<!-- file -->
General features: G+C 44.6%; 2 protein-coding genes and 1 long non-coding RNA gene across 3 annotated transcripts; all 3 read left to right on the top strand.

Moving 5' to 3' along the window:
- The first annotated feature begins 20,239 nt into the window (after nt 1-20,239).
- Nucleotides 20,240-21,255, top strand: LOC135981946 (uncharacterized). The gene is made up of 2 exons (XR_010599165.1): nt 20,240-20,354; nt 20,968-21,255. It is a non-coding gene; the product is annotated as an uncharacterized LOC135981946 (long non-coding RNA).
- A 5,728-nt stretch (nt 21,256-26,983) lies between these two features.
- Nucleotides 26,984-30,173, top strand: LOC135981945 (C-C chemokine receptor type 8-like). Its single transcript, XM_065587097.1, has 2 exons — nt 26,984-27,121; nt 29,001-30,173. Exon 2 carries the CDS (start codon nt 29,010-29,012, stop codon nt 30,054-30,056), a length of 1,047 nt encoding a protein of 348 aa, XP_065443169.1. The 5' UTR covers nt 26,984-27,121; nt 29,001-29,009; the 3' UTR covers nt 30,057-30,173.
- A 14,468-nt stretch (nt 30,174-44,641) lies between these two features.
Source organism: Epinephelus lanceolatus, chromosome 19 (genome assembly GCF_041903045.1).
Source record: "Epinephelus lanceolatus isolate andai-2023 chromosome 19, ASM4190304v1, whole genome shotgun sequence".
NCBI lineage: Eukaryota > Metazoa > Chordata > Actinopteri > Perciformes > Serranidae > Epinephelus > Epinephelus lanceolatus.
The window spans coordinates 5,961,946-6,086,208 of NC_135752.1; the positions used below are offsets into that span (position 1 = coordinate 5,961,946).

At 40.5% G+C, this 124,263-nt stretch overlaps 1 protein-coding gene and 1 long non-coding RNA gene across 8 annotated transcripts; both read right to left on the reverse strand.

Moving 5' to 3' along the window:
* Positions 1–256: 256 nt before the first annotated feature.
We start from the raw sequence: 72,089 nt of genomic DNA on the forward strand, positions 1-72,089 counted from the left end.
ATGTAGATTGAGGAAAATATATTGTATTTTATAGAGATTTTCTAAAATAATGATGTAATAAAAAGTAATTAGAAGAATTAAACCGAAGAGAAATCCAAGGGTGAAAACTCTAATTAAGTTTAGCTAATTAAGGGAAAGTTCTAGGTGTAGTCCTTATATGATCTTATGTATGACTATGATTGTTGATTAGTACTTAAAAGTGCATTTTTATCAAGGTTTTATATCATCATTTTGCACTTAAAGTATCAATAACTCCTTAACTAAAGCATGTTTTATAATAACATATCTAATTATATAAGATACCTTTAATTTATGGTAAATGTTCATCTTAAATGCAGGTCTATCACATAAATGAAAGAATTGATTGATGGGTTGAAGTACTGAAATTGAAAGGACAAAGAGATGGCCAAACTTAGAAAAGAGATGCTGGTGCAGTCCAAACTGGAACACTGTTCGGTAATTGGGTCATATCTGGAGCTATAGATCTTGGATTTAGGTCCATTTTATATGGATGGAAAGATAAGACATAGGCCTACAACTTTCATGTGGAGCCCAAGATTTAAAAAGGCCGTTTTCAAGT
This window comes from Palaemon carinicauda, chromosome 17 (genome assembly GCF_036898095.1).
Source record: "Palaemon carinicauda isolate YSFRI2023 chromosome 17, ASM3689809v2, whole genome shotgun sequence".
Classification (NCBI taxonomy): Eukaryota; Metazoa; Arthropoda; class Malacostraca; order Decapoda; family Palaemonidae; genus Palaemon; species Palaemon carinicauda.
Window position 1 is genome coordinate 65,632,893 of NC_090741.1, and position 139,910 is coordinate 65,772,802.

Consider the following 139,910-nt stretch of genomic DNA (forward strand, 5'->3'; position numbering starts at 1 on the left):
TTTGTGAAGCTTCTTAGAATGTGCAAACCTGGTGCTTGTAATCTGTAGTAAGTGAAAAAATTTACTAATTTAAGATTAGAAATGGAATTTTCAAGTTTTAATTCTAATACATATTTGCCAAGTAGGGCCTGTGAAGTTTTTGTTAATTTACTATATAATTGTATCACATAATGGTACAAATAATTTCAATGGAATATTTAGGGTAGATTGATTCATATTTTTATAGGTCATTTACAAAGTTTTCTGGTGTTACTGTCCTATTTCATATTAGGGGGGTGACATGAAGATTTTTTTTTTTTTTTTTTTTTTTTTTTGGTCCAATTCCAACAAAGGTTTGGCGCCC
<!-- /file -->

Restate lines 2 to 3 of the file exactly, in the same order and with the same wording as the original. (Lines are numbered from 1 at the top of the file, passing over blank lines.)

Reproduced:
Moving 5' to 3' along the window:
- The first annotated feature begins 20,239 nt into the window (after nt 1-20,239).